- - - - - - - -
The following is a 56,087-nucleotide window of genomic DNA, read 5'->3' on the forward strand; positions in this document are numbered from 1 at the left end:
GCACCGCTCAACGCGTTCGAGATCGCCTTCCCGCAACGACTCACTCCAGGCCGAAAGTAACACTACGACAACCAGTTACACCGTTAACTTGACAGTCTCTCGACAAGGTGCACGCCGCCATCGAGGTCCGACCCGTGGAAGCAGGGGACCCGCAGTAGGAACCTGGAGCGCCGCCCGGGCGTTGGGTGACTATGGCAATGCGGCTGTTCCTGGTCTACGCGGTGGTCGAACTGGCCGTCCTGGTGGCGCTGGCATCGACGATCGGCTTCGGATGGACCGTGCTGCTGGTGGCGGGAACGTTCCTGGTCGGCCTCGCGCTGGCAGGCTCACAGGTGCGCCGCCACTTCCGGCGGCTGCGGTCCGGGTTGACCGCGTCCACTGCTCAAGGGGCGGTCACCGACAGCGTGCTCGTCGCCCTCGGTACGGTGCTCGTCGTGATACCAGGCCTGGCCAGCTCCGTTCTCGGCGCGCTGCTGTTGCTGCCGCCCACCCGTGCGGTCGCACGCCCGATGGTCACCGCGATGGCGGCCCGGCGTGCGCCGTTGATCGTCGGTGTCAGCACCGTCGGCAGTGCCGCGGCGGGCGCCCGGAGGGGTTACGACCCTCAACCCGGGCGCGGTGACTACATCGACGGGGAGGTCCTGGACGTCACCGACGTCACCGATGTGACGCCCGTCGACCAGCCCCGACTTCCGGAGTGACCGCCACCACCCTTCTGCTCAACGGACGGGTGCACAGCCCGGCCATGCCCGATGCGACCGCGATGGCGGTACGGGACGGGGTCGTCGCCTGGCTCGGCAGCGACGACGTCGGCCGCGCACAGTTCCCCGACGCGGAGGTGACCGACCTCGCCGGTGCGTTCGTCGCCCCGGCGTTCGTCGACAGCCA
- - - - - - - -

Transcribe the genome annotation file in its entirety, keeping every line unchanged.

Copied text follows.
The following is a 56,087-nucleotide window of genomic DNA, read 5'->3' on the forward strand; positions in this document are numbered from 1 at the left end:
GCACCGCTCAACGCGTTCGAGATCGCCTTCCCGCAACGACTCACTCCAGGCCGAAAGTAACACTACGACAACCAGTTACACCGTTAACTTGACAGTCTCTCGACAAGGTGCACGCCGCCATCGAGGTCCGACCCGTGGAAGCAGGGGACCCGCAGTAGGAACCTGGAGCGCCGCCCGGGCGTTGGGTGACTATGGCAATGCGGCTGTTCCTGGTCTACGCGGTGGTCGAACTGGCCGTCCTGGTGGCGCTGGCATCGACGATCGGCTTCGGATGGACCGTGCTGCTGGTGGCGGGAACGTTCCTGGTCGGCCTCGCGCTGGCAGGCTCACAGGTGCGCCGCCACTTCCGGCGGCTGCGGTCCGGGTTGACCGCGTCCACTGCTCAAGGGGCGGTCACCGACAGCGTGCTCGTCGCCCTCGGTACGGTGCTCGTCGTGATACCAGGCCTGGCCAGCTCCGTTCTCGGCGCGCTGCTGTTGCTGCCGCCCACCCGTGCGGTCGCACGCCCGATGGTCACCGCGATGGCGGCCCGGCGTGCGCCGTTGATCGTCGGTGTCAGCACCGTCGGCAGTGCCGCGGCGGGCGCCCGGAGGGGTTACGACCCTCAACCCGGGCGCGGTGACTACATCGACGGGGAGGTCCTGGACGTCACCGACGTCACCGATGTGACGCCCGTCGACCAGCCCCGACTTCCGGAGTGACCGCCACCACCCTTCTGCTCAACGGACGGGTGCACAGCCCGGCCATGCCCGATGCGACCGCGATGGCGGTACGGGACGGGGTCGTCGCCTGGCTCGGCAGCGACGACGTCGGCCGCGCACAGTTCCCCGACGCGGAGGTGACCGACCTCGCCGGTGCGTTCGTCGCCCCGGCGTTCGTCGACAGCCA